Governments continue to announce and implement renewable energy goals and mandates, most recently with Taiwan announcing an ambitious target of reaching 20% renewable energy by 2025 mirroring the targets set by the EU. The scale of continued investment and growth in renewable energy production will inevitably lead to further disputes, and see new developments in investor state disputes.
Energy Charter Treaty
The majority of investment arbitrations initiated against EU member states have been brought pursuant to the Energy Charter Treaty (ECT). The ECT is a multilateral treaty which was signed in 1994 and came into effect in 1998, intended to facilitate investment in and the development of the energy sector. All EU member states except Poland and (since 2015) Italy are signatories to the ECT. Relevantly, Article 10 provides (inter alia) for fair and equitable treatment of investors, while Article 13 prohibits expropriation.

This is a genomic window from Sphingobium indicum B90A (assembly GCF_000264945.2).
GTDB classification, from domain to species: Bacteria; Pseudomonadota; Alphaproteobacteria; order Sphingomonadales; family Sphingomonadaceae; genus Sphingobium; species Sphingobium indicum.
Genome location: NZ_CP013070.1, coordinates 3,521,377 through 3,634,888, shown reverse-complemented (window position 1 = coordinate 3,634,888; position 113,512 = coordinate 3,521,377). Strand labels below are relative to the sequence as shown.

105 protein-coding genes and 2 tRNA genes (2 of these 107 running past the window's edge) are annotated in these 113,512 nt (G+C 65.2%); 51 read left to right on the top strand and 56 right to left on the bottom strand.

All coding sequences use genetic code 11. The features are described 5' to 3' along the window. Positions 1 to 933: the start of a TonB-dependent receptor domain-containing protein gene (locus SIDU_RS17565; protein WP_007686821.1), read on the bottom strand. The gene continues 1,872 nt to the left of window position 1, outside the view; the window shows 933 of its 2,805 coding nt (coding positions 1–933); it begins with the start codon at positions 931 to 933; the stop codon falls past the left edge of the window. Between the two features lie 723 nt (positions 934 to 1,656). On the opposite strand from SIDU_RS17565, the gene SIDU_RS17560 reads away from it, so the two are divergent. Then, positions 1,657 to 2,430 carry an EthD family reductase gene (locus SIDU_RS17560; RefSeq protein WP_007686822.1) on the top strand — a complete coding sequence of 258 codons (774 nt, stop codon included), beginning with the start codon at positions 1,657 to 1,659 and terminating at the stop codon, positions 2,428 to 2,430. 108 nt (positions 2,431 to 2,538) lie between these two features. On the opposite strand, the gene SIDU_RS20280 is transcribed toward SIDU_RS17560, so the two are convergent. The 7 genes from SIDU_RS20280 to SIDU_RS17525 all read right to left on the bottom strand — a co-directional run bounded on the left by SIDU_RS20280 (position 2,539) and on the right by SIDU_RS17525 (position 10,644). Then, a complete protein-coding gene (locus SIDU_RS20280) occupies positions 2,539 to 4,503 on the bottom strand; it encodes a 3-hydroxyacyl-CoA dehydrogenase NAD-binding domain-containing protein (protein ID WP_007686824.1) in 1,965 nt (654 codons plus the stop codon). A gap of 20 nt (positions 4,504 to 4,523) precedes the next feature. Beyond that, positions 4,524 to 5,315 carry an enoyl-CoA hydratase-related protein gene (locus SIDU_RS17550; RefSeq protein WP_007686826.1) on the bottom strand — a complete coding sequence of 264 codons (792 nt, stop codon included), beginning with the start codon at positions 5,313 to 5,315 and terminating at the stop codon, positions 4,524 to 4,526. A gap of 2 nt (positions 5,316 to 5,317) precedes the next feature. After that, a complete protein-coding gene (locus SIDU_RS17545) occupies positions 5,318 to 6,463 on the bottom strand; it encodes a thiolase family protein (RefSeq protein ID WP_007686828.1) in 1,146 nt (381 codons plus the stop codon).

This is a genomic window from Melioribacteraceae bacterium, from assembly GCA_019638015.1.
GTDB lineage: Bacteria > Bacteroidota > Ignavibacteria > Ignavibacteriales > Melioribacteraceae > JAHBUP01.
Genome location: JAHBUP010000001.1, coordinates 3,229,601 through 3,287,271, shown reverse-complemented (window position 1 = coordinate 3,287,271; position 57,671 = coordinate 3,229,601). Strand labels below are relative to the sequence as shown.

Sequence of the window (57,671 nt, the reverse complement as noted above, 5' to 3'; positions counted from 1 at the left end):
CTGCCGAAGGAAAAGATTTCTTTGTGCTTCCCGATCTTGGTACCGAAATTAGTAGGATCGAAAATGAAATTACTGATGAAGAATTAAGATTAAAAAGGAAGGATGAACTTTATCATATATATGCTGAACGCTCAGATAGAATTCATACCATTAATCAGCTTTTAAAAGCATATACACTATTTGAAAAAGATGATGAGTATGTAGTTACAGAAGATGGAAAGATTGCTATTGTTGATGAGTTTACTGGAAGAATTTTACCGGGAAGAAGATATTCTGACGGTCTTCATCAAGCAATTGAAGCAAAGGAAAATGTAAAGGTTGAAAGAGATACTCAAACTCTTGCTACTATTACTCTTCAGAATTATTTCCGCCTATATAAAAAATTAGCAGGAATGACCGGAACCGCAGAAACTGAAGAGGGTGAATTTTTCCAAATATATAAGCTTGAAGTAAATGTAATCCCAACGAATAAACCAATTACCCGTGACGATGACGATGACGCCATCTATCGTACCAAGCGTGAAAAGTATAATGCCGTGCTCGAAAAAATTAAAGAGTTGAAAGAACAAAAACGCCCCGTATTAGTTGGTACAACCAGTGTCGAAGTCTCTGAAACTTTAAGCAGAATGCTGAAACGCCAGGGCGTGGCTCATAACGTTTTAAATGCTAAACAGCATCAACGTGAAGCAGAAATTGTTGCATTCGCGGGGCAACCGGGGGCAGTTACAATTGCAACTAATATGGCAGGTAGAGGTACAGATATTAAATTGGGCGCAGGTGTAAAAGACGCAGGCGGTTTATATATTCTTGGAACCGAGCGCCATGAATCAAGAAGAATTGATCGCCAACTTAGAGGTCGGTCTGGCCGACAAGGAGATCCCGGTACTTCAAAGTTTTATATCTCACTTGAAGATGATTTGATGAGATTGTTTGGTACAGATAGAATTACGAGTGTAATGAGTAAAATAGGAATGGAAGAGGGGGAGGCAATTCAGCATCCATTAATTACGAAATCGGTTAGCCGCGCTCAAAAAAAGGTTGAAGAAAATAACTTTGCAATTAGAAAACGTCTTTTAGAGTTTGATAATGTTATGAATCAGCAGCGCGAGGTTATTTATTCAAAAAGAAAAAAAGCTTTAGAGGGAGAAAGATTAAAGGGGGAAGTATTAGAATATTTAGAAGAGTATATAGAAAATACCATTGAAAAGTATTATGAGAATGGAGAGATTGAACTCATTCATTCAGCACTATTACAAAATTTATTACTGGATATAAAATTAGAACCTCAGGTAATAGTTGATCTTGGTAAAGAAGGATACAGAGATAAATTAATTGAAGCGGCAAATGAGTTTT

Article 26 provides for alternative dispute resolution mechanisms, including international arbitration, with parties having the option to submit arbitral disputes to:
- the International Centre for Settlement of Investment Disputes (ICSID) (provided both parties are signatories to the Washington Convention);
- ICSID Additional Facility arbitration (if one party is a signatory to the Washington Convention but the other is not);
- ad hoc UNCITRAL arbitration; or
- arbitration administered by the Stockholm Chamber of Commerce (SCC).
The majority of disputes arising under the ECT have resulted in ICSID arbitrations.
In this article we set out some key developments in Europe and North America, in particular, Spain (under the ECT) and Canada (under NAFTA).
Case study – Spain